Minimally Disruptive Formulating: Silicone Surfactants Create New Aesthetics


The world of cosmetic formulation has changed. Today, there is a need for increasingly sophisticated products, as dictated by global market requirements. In fact, the U.S. prestige beauty industry reached $17.7 billion in 2017—a 6% percent increase over 2016, according to The NPD Group. At the forefront, the skin care category grew in sales by 9% and contributed 45% of the industry’s total gains.1

In addition, shorter deadlines, more regulations and fewer chemists are all hallmarks of this new world, which has resulted in the need for formulators to adapt and look for new approaches to develop cosmetic products. For several years, we have been proposing an approach called minimally disruptive formulation.This approach makes use of the fact that several types of raw materials, when added to formulations in low concentrations, i.e., 5% or less, can create new aesthetics—a key characteristic of sophisticated products.

These raw materials function at low levels because they are surface-active, lowering the surface tension of aqueous and oil phases, which results in unique aesthetics that delight and astound consumers. The present article reviews some formulating fundamentals to demonstrate how low amounts of these surfactant materials change the characteristics and sensory profiles of basic moisturizing lotion formulas.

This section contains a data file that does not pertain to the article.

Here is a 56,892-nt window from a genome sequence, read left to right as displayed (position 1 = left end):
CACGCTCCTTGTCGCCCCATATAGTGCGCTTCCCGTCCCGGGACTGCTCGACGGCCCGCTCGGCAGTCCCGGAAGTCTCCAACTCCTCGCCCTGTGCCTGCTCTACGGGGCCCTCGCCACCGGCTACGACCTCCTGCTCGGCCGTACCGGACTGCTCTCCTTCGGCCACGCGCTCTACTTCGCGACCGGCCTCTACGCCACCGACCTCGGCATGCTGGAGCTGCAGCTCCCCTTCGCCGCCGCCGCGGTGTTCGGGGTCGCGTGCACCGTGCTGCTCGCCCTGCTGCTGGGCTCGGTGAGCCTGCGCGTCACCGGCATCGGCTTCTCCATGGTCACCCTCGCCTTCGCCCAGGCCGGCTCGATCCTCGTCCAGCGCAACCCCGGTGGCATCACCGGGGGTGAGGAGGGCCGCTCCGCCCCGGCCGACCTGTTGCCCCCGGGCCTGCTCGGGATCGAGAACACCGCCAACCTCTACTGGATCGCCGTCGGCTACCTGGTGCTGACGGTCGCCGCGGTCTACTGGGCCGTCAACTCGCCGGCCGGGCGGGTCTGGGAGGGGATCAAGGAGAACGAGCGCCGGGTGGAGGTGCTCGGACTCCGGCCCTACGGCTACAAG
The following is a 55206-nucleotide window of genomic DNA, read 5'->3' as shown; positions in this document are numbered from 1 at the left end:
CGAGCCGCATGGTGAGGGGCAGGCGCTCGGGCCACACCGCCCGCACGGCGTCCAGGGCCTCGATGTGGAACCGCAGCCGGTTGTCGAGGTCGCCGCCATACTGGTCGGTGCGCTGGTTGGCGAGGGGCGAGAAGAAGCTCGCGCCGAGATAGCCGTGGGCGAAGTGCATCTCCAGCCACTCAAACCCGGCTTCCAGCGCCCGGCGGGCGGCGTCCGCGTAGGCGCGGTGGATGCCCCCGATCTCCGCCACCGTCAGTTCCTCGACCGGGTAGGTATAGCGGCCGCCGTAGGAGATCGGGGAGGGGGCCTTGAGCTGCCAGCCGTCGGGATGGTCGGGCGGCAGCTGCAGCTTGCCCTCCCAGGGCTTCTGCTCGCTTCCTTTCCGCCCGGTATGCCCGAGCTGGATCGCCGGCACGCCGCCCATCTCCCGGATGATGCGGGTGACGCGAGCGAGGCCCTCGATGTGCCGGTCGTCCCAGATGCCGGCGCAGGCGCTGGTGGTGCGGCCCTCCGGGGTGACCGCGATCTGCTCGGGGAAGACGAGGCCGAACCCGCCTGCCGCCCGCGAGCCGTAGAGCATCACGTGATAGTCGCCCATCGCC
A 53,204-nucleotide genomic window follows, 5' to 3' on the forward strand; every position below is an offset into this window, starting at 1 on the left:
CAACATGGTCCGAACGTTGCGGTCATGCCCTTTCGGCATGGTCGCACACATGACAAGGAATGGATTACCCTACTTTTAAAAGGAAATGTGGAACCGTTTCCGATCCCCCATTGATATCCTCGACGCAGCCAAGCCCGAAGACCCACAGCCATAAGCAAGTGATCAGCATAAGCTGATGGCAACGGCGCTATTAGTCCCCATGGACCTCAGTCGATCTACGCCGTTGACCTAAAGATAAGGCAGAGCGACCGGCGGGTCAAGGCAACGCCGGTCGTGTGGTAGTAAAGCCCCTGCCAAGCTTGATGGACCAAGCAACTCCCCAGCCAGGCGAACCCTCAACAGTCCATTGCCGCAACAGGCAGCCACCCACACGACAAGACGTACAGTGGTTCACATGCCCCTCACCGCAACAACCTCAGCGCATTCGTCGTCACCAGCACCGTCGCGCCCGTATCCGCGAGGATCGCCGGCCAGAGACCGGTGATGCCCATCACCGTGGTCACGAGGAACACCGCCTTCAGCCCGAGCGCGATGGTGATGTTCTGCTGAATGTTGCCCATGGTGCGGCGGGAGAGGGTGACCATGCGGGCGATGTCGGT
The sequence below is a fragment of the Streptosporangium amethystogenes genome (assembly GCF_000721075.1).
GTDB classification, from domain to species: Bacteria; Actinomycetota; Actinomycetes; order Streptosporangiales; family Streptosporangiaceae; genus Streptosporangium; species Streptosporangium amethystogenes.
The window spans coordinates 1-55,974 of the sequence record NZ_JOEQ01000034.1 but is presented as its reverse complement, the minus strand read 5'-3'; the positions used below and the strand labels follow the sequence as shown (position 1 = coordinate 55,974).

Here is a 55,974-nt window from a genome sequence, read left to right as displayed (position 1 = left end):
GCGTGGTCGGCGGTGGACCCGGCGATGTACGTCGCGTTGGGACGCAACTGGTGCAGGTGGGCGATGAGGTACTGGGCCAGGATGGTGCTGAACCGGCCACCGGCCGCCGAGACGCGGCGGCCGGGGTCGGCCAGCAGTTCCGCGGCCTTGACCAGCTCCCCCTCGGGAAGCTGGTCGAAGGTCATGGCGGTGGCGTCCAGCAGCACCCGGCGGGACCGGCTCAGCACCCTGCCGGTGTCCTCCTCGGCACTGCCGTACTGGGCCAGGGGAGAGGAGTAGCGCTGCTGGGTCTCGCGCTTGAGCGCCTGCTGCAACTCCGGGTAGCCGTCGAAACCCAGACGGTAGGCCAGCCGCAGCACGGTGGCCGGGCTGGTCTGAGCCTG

Formulating Fundamentals

Several important concepts in product development should be at the forefront of the formulator’s mind when evaluating raw materials.

  • Each raw material must have a specific function in each formulation;
  • Each raw material in a formulation must be cost-effective;
  • Formulators should question whether each raw material is necessary;
  • Platform formulas are present within each product to provide specific required elements; and
  • Ingredients beyond these platforms are modifiers and provide added desirable properties to products.

Formula Modifiers